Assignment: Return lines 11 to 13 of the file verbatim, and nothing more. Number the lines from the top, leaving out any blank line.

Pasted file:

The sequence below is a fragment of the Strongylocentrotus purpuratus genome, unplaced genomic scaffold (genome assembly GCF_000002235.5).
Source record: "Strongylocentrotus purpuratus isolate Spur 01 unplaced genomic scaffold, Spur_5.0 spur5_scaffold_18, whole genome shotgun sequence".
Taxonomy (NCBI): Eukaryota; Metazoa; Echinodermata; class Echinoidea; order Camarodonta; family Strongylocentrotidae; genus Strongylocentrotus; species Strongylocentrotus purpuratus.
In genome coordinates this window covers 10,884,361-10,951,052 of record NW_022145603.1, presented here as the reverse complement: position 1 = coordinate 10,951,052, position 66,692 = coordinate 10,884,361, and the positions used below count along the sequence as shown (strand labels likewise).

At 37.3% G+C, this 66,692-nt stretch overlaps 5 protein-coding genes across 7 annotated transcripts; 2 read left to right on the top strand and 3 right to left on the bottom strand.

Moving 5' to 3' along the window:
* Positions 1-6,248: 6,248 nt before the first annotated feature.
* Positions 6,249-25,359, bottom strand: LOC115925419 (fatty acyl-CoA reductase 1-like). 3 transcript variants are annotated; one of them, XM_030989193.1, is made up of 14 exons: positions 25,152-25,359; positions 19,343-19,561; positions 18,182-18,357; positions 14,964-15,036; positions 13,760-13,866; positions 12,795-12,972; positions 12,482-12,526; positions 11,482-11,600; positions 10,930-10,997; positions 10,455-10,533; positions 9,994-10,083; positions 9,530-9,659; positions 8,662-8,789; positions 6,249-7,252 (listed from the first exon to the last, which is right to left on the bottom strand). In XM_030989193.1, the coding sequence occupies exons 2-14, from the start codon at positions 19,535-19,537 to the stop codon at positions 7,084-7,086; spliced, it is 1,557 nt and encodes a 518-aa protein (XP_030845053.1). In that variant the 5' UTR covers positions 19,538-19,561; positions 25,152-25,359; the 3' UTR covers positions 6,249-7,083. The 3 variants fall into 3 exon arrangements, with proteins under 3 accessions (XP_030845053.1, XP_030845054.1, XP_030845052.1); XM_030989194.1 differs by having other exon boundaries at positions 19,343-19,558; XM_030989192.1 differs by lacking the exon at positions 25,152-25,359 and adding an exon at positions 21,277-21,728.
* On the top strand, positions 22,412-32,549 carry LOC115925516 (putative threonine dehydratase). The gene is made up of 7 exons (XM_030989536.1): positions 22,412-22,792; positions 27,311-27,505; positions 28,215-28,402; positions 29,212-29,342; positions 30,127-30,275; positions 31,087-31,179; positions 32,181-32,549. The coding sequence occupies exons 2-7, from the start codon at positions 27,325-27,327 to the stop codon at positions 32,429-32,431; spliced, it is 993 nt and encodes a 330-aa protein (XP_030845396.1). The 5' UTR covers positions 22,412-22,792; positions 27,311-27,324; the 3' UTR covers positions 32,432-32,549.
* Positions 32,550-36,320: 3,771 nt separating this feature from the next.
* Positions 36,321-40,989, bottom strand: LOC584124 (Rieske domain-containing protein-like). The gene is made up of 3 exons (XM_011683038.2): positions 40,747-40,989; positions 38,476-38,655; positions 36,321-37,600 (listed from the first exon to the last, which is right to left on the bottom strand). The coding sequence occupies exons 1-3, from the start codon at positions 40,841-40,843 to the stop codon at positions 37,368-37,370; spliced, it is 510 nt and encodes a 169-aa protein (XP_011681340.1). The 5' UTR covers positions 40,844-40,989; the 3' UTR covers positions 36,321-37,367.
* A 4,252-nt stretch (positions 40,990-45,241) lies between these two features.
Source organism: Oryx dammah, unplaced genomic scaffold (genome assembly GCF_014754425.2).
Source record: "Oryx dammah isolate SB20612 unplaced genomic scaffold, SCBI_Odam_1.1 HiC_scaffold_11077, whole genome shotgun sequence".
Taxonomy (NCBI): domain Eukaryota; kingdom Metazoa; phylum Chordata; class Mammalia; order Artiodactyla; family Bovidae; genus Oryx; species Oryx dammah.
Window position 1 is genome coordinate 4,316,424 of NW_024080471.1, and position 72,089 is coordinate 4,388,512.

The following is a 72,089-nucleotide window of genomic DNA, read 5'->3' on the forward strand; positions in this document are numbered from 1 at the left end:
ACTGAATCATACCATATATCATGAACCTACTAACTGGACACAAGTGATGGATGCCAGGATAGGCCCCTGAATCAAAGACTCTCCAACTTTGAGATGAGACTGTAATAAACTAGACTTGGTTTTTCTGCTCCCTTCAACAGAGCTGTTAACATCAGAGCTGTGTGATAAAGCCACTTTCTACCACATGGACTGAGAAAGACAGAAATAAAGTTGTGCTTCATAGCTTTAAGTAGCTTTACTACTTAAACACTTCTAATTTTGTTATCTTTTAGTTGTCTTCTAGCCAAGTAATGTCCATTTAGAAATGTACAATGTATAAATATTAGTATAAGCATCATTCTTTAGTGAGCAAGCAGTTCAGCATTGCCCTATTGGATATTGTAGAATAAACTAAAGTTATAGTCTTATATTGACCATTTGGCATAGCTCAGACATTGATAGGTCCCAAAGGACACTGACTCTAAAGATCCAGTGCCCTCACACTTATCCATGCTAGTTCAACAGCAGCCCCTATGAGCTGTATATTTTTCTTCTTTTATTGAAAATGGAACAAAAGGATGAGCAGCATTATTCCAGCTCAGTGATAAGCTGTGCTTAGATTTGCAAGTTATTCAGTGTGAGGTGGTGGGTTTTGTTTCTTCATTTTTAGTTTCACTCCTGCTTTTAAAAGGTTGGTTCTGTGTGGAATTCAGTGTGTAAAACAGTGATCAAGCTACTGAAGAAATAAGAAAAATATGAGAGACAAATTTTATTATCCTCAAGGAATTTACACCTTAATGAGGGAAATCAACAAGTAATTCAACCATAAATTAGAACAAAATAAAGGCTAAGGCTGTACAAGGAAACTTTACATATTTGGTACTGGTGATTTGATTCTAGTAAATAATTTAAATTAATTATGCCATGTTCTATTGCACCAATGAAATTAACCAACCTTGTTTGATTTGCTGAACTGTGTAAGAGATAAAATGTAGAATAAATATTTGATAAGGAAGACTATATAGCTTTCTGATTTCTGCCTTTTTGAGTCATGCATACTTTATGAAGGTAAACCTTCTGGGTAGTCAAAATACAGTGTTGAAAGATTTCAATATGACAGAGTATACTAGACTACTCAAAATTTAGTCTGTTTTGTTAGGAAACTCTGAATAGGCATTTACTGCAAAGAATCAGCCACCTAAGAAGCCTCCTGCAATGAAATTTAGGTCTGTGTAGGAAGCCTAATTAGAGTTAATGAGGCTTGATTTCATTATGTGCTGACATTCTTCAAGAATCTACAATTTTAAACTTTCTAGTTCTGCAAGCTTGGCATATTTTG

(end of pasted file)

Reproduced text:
* Positions 36,321-40,989, bottom strand: LOC584124 (Rieske domain-containing protein-like). The gene is made up of 3 exons (XM_011683038.2): positions 40,747-40,989; positions 38,476-38,655; positions 36,321-37,600 (listed from the first exon to the last, which is right to left on the bottom strand). The coding sequence occupies exons 1-3, from the start codon at positions 40,841-40,843 to the stop codon at positions 37,368-37,370; spliced, it is 510 nt and encodes a 169-aa protein (XP_011681340.1). The 5' UTR covers positions 40,844-40,989; the 3' UTR covers positions 36,321-37,367.
* A 4,252-nt stretch (positions 40,990-45,241) lies between these two features.
Source organism: Oryx dammah, unplaced genomic scaffold (genome assembly GCF_014754425.2).